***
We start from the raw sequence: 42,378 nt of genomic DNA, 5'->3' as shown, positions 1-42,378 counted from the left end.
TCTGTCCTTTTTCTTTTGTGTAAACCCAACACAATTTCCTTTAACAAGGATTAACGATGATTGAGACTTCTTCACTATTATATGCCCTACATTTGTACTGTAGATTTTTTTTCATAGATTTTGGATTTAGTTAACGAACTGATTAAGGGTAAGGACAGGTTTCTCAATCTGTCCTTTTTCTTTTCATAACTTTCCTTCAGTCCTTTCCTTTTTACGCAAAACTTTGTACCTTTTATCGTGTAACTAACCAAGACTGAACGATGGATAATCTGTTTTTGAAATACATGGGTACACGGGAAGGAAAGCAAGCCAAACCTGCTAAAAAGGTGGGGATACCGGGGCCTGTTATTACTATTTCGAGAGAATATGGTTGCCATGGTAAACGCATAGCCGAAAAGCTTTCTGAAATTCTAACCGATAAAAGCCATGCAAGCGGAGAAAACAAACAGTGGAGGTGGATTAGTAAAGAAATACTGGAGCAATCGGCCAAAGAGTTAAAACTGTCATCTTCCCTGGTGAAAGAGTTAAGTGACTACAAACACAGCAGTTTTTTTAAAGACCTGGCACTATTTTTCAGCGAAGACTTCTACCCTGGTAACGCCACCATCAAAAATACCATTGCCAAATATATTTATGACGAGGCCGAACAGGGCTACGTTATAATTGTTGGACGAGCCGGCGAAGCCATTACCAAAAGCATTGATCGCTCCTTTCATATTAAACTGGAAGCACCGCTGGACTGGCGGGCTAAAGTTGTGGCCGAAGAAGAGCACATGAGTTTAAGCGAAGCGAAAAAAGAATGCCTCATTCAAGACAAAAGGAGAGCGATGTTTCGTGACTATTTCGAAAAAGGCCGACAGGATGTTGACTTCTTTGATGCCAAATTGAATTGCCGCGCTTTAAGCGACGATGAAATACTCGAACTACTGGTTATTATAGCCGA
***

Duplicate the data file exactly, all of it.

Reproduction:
We start from the raw sequence: 42,378 nt of genomic DNA, 5'->3' as shown, positions 1-42,378 counted from the left end.
TCTGTCCTTTTTCTTTTGTGTAAACCCAACACAATTTCCTTTAACAAGGATTAACGATGATTGAGACTTCTTCACTATTATATGCCCTACATTTGTACTGTAGATTTTTTTTCATAGATTTTGGATTTAGTTAACGAACTGATTAAGGGTAAGGACAGGTTTCTCAATCTGTCCTTTTTCTTTTCATAACTTTCCTTCAGTCCTTTCCTTTTTACGCAAAACTTTGTACCTTTTATCGTGTAACTAACCAAGACTGAACGATGGATAATCTGTTTTTGAAATACATGGGTACACGGGAAGGAAAGCAAGCCAAACCTGCTAAAAAGGTGGGGATACCGGGGCCTGTTATTACTATTTCGAGAGAATATGGTTGCCATGGTAAACGCATAGCCGAAAAGCTTTCTGAAATTCTAACCGATAAAAGCCATGCAAGCGGAGAAAACAAACAGTGGAGGTGGATTAGTAAAGAAATACTGGAGCAATCGGCCAAAGAGTTAAAACTGTCATCTTCCCTGGTGAAAGAGTTAAGTGACTACAAACACAGCAGTTTTTTTAAAGACCTGGCACTATTTTTCAGCGAAGACTTCTACCCTGGTAACGCCACCATCAAAAATACCATTGCCAAATATATTTATGACGAGGCCGAACAGGGCTACGTTATAATTGTTGGACGAGCCGGCGAAGCCATTACCAAAAGCATTGATCGCTCCTTTCATATTAAACTGGAAGCACCGCTGGACTGGCGGGCTAAAGTTGTGGCCGAAGAAGAGCACATGAGTTTAAGCGAAGCGAAAAAAGAATGCCTCATTCAAGACAAAAGGAGAGCGATGTTTCGTGACTATTTCGAAAAAGGCCGACAGGATGTTGACTTCTTTGATGCCAAATTGAATTGCCGCGCTTTAAGCGACGATGAAATACTCGAACTACTGGTTATTATAGCCGA